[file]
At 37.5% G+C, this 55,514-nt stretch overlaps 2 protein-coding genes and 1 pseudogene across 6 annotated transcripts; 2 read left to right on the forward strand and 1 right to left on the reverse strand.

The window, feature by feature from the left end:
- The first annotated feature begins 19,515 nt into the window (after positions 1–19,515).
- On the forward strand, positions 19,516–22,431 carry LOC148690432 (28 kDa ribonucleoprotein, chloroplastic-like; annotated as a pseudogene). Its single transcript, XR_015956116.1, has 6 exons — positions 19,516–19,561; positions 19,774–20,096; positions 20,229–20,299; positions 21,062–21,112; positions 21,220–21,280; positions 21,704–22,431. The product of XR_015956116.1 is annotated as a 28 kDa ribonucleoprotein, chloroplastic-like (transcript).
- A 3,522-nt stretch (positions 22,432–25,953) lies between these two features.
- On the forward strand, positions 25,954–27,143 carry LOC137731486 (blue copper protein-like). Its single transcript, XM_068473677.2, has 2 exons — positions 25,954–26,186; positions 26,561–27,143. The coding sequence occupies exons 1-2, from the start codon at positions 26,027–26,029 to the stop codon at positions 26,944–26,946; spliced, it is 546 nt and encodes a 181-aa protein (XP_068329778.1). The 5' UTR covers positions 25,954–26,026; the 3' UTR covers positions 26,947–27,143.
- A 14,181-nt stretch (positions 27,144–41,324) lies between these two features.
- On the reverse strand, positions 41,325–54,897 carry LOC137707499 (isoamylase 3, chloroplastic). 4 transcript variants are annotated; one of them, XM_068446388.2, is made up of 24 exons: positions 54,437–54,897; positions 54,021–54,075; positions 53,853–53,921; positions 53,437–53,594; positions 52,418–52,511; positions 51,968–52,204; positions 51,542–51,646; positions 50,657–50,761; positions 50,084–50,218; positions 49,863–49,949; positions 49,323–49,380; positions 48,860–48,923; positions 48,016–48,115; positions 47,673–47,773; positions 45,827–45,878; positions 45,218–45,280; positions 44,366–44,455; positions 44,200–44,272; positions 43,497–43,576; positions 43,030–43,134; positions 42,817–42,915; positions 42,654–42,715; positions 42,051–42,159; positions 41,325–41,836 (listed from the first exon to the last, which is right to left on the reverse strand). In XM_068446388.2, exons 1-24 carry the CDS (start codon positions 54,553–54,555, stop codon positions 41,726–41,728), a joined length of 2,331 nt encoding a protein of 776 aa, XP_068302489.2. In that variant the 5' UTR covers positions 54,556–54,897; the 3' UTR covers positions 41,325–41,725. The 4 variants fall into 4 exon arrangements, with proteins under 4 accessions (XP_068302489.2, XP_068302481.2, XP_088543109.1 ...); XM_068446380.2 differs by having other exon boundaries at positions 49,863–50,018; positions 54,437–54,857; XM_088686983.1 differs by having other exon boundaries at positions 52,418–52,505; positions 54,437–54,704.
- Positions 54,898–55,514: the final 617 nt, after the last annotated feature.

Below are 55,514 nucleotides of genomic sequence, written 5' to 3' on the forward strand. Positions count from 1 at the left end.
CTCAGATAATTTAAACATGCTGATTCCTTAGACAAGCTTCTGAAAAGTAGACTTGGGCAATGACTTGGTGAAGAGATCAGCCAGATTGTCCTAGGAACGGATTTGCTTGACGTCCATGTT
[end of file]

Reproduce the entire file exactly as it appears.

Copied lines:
At 37.5% G+C, this 55,514-nt stretch overlaps 2 protein-coding genes and 1 pseudogene across 6 annotated transcripts; 2 read left to right on the forward strand and 1 right to left on the reverse strand.

The window, feature by feature from the left end:
- The first annotated feature begins 19,515 nt into the window (after positions 1–19,515).
- On the forward strand, positions 19,516–22,431 carry LOC148690432 (28 kDa ribonucleoprotein, chloroplastic-like; annotated as a pseudogene). Its single transcript, XR_015956116.1, has 6 exons — positions 19,516–19,561; positions 19,774–20,096; positions 20,229–20,299; positions 21,062–21,112; positions 21,220–21,280; positions 21,704–22,431. The product of XR_015956116.1 is annotated as a 28 kDa ribonucleoprotein, chloroplastic-like (transcript).
- A 3,522-nt stretch (positions 22,432–25,953) lies between these two features.
- On the forward strand, positions 25,954–27,143 carry LOC137731486 (blue copper protein-like). Its single transcript, XM_068473677.2, has 2 exons — positions 25,954–26,186; positions 26,561–27,143. The coding sequence occupies exons 1-2, from the start codon at positions 26,027–26,029 to the stop codon at positions 26,944–26,946; spliced, it is 546 nt and encodes a 181-aa protein (XP_068329778.1). The 5' UTR covers positions 25,954–26,026; the 3' UTR covers positions 26,947–27,143.
- A 14,181-nt stretch (positions 27,144–41,324) lies between these two features.
- On the reverse strand, positions 41,325–54,897 carry LOC137707499 (isoamylase 3, chloroplastic). 4 transcript variants are annotated; one of them, XM_068446388.2, is made up of 24 exons: positions 54,437–54,897; positions 54,021–54,075; positions 53,853–53,921; positions 53,437–53,594; positions 52,418–52,511; positions 51,968–52,204; positions 51,542–51,646; positions 50,657–50,761; positions 50,084–50,218; positions 49,863–49,949; positions 49,323–49,380; positions 48,860–48,923; positions 48,016–48,115; positions 47,673–47,773; positions 45,827–45,878; positions 45,218–45,280; positions 44,366–44,455; positions 44,200–44,272; positions 43,497–43,576; positions 43,030–43,134; positions 42,817–42,915; positions 42,654–42,715; positions 42,051–42,159; positions 41,325–41,836 (listed from the first exon to the last, which is right to left on the reverse strand). In XM_068446388.2, exons 1-24 carry the CDS (start codon positions 54,553–54,555, stop codon positions 41,726–41,728), a joined length of 2,331 nt encoding a protein of 776 aa, XP_068302489.2. In that variant the 5' UTR covers positions 54,556–54,897; the 3' UTR covers positions 41,325–41,725. The 4 variants fall into 4 exon arrangements, with proteins under 4 accessions (XP_068302489.2, XP_068302481.2, XP_088543109.1 ...); XM_068446380.2 differs by having other exon boundaries at positions 49,863–50,018; positions 54,437–54,857; XM_088686983.1 differs by having other exon boundaries at positions 52,418–52,505; positions 54,437–54,704.
- Positions 54,898–55,514: the final 617 nt, after the last annotated feature.

Below are 55,514 nucleotides of genomic sequence, written 5' to 3' on the forward strand. Positions count from 1 at the left end.
CTCAGATAATTTAAACATGCTGATTCCTTAGACAAGCTTCTGAAAAGTAGACTTGGGCAATGACTTGGTGAAGAGATCAGCCAGATTGTCCTAGGAACGGATTTGCTTGACGTCCATGTT